Polycom and Microsoft boost wellness care through remote communication

Sean Dudley
Sean Dudley
By Sean Dudley on 17 April 2015
Polycom and Microsoft boost wellness care through remote communication

With populations around the world growing and aging, companies working in the healthcare sector face significant challenges.

Emphasis is being placed on wellness care, which if managed correctly, can reduce the number of crisis events and improve the overall health of a population.

However, with an average of 77% of people aged 24-54 spending their time either at home or at work, monitoring and mentoring good wellness practices can be difficult to manage.

Medicare enrollment increases by around 10,000 people in the US alone every day. This means having experts in a range of areas to help treat an aging and growing population is becoming increasingly important.

Microsoft is working with Polycom – a telepresence, video, and voice solution and service provider – to help support healthcare providers and extend their reach with wellness and acute care scenarios.

“Our combined solutions promote rich communication between care teams, doctors, and patients, as well as the delivery of diagnosis by skilled experts through these collaborative technologies,” said Robert Birch, Polycom’s Public Sector Alliance manager. “This means that patients can receive care where they spend the majority of their time – at home or at work. It also allows care organisations to spread the workload among a team of caregivers providing the right mix of general practitioners, specialty doctors, and clerical and administrative support staff. The ability to easily call in a specialist to remotely provide a diagnosis and treatment plan is a simple click away for many medical disciplines.”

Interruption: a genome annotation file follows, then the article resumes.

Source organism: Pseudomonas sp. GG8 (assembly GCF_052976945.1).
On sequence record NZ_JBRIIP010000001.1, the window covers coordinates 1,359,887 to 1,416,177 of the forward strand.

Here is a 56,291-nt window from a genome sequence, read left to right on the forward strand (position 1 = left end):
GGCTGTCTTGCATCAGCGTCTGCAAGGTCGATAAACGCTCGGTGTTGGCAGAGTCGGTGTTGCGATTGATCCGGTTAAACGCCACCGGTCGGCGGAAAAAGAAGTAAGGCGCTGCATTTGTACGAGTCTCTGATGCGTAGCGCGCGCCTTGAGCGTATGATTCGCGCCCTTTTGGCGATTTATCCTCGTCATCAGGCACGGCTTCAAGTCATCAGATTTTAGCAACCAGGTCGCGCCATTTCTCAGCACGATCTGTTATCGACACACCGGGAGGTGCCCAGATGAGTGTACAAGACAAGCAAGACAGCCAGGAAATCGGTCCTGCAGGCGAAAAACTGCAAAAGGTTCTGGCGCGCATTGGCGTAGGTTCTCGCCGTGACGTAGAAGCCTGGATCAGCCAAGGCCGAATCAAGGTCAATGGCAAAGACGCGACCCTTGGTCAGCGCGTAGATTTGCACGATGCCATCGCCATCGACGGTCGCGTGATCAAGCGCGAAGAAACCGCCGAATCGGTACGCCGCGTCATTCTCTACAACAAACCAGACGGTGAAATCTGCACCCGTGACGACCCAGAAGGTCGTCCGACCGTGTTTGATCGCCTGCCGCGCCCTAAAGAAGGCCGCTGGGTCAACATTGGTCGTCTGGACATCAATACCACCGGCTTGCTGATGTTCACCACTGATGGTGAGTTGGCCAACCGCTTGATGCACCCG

Polycom and Microsoft are working together to develop a proactive model that provides better outcomes for patients and staff, as well as lowering costs. With the expansion of these collaborative technologies to include solutions such as Skype, there are additional opportunities to remotely treat patients that have suffered a stroke, skin disorders, obesity, and psychological disorders.

Having unified communications and video collaboration technology in place can bring significant benefits across areas such as care coordination, wellness and prevention, and telehealth. Healthcare providers are able to coordinate with in-home nurses, caretakers and patients across areas such as discharge planning, medication management and care support teams.

Patients can be educated remotely on the best ways to avoid chronic diseases and maintain a focus on wellness, while improvements in the telehealth sector can bring about improved healthcare in rural areas, as medical staff are able to communicate with patients regardless of location.

One notable example of an organisation using collaborative and video solutions to improve the lives of citizens is Operation Smile. Supported by volunteer medical professionals, Operation Smile uses Microsoft and Polycom’s combined video and collaborative technologies to train medical staff repair facial deformities for patients in developing countries.

The two companies are working through the Microsoft CityNext programme, helping to ensure that holistic plans are in place for cities to take advantage of technology in order to help improve life in urban areas.

“Increasingly, as our technology and healthcare needs grow and transform, more and more professionals will see the need for change and will evolve their practices to focus more on creating a healthier population rather than simply treating the sick,” Birch added.

Polycom and Microsoft will be demonstrating a number of technologies that use communication and collaboration to deliver a better healthcare experience to citizens at the HIMSS 2015 event, which takes place 12-16 April in Chicago.

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